Below, the video for their new single, Breakneck Speed, and then a word with keyboardist Graham Wright, as he talks about the new record, the time they were robbed of hearing themselves on the radio for the first time, and life on the road.

Download this song on the TPC website.

JT.com: Tokyo Police Club -- there's something about a band name that you only need to hear once. Where did it come from?  Who came up with it?  I always picture a band meeting, someone goes, "How bout this?" and everyone goes, "Done, let's go get some pizza."

TPC: I always feel bad answering this question because the story isn't very exciting. We wrote a song (Cheer It On) that had the words "Tokyo Police Club" in it, and thought that it would make a pretty decent band name. I can't remember if we ate pizza after, but since most of our meetings end with us eating pizza I think it's safe to assume that it did. Delicious.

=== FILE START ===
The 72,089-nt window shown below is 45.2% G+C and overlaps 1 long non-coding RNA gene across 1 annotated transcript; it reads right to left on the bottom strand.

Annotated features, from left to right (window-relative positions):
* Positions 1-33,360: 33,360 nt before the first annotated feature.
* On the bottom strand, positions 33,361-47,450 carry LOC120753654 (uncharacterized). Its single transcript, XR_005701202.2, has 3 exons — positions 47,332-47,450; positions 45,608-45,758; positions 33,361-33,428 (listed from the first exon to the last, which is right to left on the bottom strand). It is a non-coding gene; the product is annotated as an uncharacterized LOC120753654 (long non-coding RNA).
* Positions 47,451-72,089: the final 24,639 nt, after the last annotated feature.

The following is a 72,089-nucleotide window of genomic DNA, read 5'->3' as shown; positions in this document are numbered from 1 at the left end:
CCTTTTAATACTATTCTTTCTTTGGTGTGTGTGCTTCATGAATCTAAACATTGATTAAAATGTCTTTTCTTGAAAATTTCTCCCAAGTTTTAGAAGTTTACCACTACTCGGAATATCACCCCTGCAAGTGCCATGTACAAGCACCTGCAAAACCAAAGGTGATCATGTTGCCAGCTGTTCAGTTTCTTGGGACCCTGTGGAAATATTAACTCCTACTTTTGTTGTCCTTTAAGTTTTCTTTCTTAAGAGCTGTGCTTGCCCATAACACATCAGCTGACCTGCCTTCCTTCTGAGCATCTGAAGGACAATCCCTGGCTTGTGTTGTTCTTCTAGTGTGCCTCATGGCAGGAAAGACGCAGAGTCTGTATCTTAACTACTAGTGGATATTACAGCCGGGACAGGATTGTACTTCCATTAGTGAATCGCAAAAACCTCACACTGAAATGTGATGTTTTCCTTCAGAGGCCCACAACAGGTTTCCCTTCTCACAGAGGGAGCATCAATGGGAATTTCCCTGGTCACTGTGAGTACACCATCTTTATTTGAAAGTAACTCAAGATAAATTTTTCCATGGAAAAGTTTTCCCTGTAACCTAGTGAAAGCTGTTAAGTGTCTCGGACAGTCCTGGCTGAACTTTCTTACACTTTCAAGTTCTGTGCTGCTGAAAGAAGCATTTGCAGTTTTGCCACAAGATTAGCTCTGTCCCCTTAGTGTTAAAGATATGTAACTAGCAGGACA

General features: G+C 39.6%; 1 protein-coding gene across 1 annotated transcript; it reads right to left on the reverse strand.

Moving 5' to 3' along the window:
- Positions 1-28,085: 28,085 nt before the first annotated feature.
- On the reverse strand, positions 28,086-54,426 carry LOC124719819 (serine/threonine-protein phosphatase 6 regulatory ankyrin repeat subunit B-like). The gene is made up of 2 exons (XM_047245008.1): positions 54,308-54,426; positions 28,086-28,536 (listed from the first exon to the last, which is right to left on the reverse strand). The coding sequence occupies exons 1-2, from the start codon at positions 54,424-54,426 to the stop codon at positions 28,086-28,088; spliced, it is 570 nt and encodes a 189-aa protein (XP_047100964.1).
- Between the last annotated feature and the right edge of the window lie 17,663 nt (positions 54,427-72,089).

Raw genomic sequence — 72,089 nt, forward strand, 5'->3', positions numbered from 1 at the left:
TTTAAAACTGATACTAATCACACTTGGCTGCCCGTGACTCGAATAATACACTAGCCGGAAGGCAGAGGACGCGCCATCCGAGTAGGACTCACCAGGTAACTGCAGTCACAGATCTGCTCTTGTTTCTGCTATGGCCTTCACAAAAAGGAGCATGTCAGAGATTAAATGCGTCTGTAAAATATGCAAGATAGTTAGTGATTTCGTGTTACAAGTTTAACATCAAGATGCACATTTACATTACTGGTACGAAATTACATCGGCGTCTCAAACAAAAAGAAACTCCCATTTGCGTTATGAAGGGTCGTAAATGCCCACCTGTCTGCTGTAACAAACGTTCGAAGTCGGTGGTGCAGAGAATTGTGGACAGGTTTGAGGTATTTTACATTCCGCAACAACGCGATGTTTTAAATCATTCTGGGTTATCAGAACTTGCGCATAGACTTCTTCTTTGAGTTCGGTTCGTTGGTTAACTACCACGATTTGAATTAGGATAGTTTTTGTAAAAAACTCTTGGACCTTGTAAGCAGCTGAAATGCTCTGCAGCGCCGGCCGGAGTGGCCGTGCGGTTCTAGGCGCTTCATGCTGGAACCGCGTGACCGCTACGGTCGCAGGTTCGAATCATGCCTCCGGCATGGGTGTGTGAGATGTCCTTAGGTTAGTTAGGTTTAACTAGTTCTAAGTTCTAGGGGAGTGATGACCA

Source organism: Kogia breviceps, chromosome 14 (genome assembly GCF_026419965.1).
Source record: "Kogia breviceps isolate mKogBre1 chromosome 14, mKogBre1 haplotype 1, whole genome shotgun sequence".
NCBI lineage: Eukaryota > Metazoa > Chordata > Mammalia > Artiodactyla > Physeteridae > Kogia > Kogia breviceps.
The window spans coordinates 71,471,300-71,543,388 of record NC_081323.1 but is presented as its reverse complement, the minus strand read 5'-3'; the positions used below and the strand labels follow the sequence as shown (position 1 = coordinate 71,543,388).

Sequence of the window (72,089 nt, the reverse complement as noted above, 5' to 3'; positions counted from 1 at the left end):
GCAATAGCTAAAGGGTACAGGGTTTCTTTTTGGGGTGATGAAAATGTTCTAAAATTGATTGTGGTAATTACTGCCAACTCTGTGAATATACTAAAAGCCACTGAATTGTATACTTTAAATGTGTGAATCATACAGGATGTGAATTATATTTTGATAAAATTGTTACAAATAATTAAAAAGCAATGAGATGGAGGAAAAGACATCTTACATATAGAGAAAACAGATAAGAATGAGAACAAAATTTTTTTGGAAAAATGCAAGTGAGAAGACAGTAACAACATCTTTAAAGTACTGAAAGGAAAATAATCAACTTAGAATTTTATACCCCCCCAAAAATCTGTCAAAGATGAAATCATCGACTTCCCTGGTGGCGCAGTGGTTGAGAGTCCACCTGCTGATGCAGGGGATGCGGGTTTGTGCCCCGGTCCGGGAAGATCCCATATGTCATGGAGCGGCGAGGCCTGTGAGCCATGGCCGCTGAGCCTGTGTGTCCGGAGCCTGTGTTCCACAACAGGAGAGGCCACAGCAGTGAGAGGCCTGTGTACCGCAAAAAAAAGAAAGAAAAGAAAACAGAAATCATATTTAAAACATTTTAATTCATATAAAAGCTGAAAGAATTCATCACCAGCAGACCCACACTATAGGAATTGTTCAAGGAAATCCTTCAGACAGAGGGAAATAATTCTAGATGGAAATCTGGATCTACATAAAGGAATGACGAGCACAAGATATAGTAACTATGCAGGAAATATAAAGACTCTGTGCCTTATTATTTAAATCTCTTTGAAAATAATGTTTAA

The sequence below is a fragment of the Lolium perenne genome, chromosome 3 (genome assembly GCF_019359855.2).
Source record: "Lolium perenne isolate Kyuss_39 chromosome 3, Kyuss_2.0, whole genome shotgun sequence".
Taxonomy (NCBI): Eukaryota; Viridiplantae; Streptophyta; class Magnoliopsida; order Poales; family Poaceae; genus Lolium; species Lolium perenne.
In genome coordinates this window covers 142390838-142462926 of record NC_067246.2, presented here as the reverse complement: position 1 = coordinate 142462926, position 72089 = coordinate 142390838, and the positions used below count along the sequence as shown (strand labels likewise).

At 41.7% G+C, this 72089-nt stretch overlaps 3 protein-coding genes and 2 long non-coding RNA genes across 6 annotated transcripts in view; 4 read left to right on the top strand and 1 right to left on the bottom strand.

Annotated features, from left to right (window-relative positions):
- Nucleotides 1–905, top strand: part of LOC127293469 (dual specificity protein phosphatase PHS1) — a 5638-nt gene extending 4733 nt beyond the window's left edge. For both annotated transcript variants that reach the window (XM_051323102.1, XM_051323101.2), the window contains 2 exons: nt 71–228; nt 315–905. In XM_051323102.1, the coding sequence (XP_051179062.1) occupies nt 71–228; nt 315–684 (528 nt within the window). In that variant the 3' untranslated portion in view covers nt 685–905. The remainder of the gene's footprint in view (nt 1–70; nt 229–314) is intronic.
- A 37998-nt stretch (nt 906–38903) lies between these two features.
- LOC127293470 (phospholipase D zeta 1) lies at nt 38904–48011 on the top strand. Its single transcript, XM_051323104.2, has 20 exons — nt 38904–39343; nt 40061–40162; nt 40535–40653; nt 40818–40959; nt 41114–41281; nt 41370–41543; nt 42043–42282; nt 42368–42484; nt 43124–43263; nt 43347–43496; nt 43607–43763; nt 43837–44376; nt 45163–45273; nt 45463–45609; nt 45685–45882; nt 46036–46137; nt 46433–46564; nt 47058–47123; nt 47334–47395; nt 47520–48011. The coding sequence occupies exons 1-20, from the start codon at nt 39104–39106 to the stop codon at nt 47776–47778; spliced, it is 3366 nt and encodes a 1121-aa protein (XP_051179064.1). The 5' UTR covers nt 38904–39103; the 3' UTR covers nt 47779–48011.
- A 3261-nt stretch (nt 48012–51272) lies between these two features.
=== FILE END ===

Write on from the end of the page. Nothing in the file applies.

JT.com: Your new video for Breakneck Speed looks like alot of footage of you guys goofing off on the road. As you embark on a pretty big tour with your buddies Passion Pit, let me ask, do you act differently on the road than you do in your daily lives? Are you less inhibited? Or more business?

TPC: The road is my daily life! I'm the most like myself when I'm out on the road, and when I get back to wherever I'm staying is when I have to figure out how to behave myself. As for inhibitions vs business, I try to maintain a healthy mix of both.